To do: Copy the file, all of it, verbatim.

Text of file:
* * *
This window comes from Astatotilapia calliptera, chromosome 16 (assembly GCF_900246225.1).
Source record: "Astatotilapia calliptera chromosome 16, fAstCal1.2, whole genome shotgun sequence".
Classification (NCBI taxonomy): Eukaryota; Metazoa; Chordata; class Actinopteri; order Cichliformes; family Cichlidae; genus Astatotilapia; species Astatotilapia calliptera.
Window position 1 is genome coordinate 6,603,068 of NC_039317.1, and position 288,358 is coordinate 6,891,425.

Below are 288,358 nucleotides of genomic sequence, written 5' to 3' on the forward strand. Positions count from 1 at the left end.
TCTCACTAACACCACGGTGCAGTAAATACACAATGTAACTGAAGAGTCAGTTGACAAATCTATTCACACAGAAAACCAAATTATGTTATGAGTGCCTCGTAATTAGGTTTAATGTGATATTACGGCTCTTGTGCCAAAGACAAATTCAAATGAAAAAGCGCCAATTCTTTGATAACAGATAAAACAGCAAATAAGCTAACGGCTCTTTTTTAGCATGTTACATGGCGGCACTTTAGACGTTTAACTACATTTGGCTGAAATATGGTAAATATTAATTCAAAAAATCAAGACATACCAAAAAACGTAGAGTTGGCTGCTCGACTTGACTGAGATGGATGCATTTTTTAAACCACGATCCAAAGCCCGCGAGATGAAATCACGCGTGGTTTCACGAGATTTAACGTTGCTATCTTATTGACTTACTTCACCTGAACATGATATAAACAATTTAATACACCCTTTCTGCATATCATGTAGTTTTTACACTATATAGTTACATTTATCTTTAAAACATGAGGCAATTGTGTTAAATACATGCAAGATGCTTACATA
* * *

This window comes from Astatotilapia calliptera, chromosome 16 (assembly GCF_900246225.1).
Source record: "Astatotilapia calliptera chromosome 16, fAstCal1.2, whole genome shotgun sequence".
Classification (NCBI taxonomy): Eukaryota; Metazoa; Chordata; class Actinopteri; order Cichliformes; family Cichlidae; genus Astatotilapia; species Astatotilapia calliptera.
Window position 1 is genome coordinate 6,603,068 of NC_039317.1, and position 288,358 is coordinate 6,891,425.

Below are 288,358 nucleotides of genomic sequence, written 5' to 3' on the forward strand. Positions count from 1 at the left end.
TCTCACTAACACCACGGTGCAGTAAATACACAATGTAACTGAAGAGTCAGTTGACAAATCTATTCACACAGAAAACCAAATTATGTTATGAGTGCCTCGTAATTAGGTTTAATGTGATATTACGGCTCTTGTGCCAAAGACAAATTCAAATGAAAAAGCGCCAATTCTTTGATAACAGATAAAACAGCAAATAAGCTAACGGCTCTTTTTTAGCATGTTACATGGCGGCACTTTAGACGTTTAACTACATTTGGCTGAAATATGGTAAATATTAATTCAAAAAATCAAGACATACCAAAAAACGTAGAGTTGGCTGCTCGACTTGACTGAGATGGATGCATTTTTTAAACCACGATCCAAAGCCCGCGAGATGAAATCACGCGTGGTTTCACGAGATTTAACGTTGCTATCTTATTGACTTACTTCACCTGAACATGATATAAACAATTTAATACACCCTTTCTGCATATCATGTAGTTTTTACACTATATAGTTACATTTATCTTTAAAACATGAGGCAATTGTGTTAAATACATGCAAGATGCTTACATA